‘A dream come true’

In those activities, the 6th graders learned about the foundations of archaeological excavation, which many of them recalled at Aztalan, like asking for permission before digging and “make no assumptions.”

At school, they had already participated in virtual digs offered through the Virtual Museum of Canada, and they had taken a trip to the nearby Hoard Historical Museum, which offers exhibits on Fort Atkinson’s history and the people who have called it home, including the prehistoric people of Aztalan.

It’s a partnership 6th grade social studies teacher Brenda Thayer, who has been involved in the Baldwin project since its inception, has valued. “It has been an awesome experience for the students involved, as well as the teachers,” she said. The project wraps up this year and she will be sad to see it go. Schroeder is hoping to secure more funds to keep the educational component going.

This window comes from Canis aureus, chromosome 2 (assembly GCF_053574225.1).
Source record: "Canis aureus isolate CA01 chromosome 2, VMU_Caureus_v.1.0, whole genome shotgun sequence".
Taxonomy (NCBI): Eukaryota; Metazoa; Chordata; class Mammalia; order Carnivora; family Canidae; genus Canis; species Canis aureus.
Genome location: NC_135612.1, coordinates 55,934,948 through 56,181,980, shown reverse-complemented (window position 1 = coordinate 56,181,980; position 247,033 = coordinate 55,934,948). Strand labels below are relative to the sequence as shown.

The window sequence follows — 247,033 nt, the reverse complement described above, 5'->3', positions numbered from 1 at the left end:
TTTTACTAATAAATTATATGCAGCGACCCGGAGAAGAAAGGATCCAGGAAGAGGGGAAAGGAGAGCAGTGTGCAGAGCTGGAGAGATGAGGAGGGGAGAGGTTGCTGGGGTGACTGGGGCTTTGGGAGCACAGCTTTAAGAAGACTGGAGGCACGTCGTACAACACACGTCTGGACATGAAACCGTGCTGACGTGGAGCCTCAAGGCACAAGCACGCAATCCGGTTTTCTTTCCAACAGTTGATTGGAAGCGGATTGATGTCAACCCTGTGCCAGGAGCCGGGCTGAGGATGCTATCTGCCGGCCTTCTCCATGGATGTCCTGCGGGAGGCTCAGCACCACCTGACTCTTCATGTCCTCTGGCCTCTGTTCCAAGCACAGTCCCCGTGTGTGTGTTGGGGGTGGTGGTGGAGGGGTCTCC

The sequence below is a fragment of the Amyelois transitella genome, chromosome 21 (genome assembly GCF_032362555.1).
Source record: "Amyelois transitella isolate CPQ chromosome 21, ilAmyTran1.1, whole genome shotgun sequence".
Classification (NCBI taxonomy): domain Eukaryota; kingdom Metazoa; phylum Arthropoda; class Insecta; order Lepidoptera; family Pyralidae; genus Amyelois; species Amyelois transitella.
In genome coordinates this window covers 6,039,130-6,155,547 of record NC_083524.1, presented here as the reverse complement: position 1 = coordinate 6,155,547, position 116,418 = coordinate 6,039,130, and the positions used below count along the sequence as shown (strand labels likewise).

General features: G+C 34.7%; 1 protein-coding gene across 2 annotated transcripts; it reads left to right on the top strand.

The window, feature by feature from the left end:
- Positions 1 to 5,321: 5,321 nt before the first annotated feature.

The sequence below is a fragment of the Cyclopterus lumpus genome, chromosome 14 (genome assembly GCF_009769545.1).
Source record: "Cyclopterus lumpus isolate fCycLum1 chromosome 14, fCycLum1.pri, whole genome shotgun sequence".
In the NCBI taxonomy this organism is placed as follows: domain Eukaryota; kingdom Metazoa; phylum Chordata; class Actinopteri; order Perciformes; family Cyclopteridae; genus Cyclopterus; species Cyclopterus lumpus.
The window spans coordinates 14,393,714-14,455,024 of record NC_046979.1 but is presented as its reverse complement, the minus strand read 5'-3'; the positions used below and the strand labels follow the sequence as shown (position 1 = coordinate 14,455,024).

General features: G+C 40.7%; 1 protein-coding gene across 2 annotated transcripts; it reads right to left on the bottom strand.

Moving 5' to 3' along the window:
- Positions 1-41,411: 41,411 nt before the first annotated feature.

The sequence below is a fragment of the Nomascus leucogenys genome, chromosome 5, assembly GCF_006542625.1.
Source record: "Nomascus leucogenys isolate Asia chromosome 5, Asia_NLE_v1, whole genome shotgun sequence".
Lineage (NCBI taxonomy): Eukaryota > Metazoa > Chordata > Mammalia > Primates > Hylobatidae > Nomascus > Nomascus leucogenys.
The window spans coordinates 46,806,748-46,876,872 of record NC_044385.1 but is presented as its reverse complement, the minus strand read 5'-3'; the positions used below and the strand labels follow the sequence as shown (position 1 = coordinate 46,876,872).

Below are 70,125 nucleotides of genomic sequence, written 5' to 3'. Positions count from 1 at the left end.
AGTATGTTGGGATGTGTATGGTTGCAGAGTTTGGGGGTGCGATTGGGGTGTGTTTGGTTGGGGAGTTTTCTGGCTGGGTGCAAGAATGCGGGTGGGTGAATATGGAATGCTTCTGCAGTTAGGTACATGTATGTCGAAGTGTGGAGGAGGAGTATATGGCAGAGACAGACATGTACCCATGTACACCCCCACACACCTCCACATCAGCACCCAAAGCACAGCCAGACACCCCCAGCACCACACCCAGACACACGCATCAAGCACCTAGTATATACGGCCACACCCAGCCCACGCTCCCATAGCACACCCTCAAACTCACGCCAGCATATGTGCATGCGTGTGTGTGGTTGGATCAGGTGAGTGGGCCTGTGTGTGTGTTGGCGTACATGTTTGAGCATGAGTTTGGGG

For Orie, the experience has been “fortuitous.” The classroom visits have allowed her to “field test” her lessons, iron out bugs and get feedback from the students and teachers. She expects the curriculum will be ready to publish, in line with state standards, by next year.

“It’s been wonderful,” she said. “A dream come true.”

As they hurried to the bus to get back to school at the end of the day, 6th graders Maritza Alvarado and Bethzy Garcia gushed about what they’d learned.

“It’s fun, because now we know how to be archaeologists and it inspired us to do it because they showed us artifacts,” said Garcia as she boarded the bus, a big smile beaming across her face.

Editor’s note: Author Kelly April Tyrrell is a co-leader of the Baldwin Wisconsin Idea Endowment Project described in this story.